If you haven't shifted some of your clients' into a value fund by now, shame on you. Those relics of the Old Economy are back in vogue.
Growth funds have dominated the market for the past 10 years ended in 1999. But in the latter half of 2000, rising oil prices, high-profile earnings disappointments, and election-year uncertainties, drove investors to defensive investments. Value funds provide a cushion against changing economic times and market conditions. Of course, there's no telling how long the ride will last. The third quarter offered stark evidence that there are rarely any sure bets.
Growth -oriented technology stocks fell from grace, ranking as the worst- performing sector in the third quarter. 'Technologies' downturn benefited active managers, who on average are underweight in this sector versus the indexes,' says Brad Lawson, senior research analyst at Frank Russell Co., the Tacoma, Wash., firm that computes the Russell 2000 and other indexes. 'It was a strong quarter for managers who focus on valuations,' he adds.
Among small-cap stocks, the Russell 3000 Value Index outperformed the Russell 3000 Growth Index in six of the first nine months in 2000 - particularly in the third quarter, when the value index reported a 5.7% gain to the growth index's 5.2% loss. Meanwhile, the Russell 2000 Growth Index (11.1%) trounced the Russell 2000 Value Index (5.6% loss) during the same time frame.
Value funds belong in a balanced portfolio. But that doesn't mean you should advise clients to dump growth funds, which could rebound when market conditions change. However, there are good reasons to allocate significant assets to value funds. Short-term market swings aside, value funds tend to produce slightly better returns than growth funds - without the added volatility. During the 72-year period from 1928 through 1999, the average annual return of value stocks was 13.3%, vs. 10.2% for growth stocks, a Chicago-based financial research firm.
To pick a winning value fund for your clients, choose a disciplined manager. A good value manager must have the steely resolve to buy beaten-down stocks due for a rebound - and to maintain courage if the investments don't pay off immediately.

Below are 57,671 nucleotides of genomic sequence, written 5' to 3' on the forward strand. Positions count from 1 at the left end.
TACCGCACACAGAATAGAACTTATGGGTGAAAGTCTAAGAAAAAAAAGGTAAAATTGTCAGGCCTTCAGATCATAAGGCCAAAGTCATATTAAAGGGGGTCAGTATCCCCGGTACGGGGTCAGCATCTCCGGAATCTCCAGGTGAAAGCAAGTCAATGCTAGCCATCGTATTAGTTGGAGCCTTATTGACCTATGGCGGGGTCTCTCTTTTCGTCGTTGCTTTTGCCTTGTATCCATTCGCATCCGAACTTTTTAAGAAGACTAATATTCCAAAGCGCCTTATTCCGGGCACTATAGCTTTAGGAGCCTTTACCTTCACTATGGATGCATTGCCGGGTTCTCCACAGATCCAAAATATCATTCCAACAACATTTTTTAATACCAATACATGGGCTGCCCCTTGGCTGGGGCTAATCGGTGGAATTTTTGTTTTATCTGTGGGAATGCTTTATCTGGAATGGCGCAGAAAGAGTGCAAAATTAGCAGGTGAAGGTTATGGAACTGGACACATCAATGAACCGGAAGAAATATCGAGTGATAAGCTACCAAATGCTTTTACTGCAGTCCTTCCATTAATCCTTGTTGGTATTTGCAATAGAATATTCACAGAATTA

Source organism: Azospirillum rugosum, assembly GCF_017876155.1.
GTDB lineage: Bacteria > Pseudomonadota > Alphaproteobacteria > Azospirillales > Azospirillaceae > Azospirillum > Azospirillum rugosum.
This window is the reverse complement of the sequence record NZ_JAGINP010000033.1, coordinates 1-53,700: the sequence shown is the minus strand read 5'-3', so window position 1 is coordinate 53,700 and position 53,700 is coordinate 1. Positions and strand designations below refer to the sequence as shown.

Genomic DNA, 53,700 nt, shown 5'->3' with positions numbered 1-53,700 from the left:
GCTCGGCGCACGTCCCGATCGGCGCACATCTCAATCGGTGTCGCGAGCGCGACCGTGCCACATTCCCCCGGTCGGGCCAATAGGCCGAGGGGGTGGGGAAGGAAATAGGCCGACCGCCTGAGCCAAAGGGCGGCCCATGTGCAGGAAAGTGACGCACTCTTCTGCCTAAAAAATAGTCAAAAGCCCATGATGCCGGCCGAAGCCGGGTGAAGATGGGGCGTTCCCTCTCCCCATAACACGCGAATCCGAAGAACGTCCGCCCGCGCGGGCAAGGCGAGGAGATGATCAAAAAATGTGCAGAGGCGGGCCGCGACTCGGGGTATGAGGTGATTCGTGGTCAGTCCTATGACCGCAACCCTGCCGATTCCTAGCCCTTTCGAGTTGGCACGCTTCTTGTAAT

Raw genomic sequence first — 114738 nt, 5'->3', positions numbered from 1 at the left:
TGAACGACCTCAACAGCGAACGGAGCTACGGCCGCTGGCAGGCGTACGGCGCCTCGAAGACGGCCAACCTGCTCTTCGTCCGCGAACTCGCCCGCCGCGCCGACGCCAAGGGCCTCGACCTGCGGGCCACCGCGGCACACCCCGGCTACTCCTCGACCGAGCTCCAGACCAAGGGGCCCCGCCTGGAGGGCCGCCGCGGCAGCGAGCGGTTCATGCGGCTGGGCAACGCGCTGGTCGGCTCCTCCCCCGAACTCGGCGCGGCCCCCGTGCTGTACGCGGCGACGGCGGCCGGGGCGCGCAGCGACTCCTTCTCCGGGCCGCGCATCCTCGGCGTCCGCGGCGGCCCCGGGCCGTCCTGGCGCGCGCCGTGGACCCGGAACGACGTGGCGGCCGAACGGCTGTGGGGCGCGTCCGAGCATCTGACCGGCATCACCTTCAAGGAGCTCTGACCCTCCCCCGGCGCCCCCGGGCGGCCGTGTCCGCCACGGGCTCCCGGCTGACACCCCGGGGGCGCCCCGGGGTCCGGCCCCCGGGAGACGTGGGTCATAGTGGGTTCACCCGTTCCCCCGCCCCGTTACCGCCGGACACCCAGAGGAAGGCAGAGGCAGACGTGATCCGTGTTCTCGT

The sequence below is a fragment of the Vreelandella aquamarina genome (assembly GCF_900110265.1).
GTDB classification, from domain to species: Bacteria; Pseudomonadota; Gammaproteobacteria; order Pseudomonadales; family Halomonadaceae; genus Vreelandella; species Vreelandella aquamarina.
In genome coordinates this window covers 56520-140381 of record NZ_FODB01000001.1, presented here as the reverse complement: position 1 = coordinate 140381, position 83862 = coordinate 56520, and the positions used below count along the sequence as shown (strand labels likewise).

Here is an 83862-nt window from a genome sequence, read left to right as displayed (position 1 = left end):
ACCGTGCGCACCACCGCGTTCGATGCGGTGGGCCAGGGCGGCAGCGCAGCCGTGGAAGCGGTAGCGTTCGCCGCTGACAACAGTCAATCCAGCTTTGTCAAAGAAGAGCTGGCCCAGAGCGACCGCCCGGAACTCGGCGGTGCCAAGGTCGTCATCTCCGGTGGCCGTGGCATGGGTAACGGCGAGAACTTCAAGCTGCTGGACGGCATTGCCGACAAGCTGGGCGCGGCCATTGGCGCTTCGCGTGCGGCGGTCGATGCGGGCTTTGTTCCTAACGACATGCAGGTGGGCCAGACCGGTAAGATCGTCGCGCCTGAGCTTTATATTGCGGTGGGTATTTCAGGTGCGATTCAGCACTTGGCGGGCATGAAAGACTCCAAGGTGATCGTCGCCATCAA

Using a database provided by Morningstar, the Chicago-based research firm, we screened for value funds makes them good bets for your clients.
Lord Abbett Mid-Cap Value (LAVLX)
This 17-year-old fund, with approximately $600 million in assets in three share classes, is the most diversified and traditional of the three funds in our screen. Co- managers Edward K. von der Linde and Howard Hansen focus on companies with a potential catalyst. 'We're not strictly mechanical in using a price-to-book or low P/E strategy,' Hansen says. 'Usually, situations we invest in will have these characteristics, but we will not buy unless the catalyst for change is present. We search for absolute values. We don't play the relative game,' he adds.
The managers focus on companies with market capitalizations ranging from $1 billion to $10 billion. To minimize risk, no single stock may represent more than 5% of the fund's total assets.
'They've got a very clear investment process. It involves some proprietary models for screening and some in-depth fundamental research,' notes Philip Edwards, director of managed fund services at New York-based Standard & Poors. The fund is one of 10 select funds in S&P's mid-cap value style sector.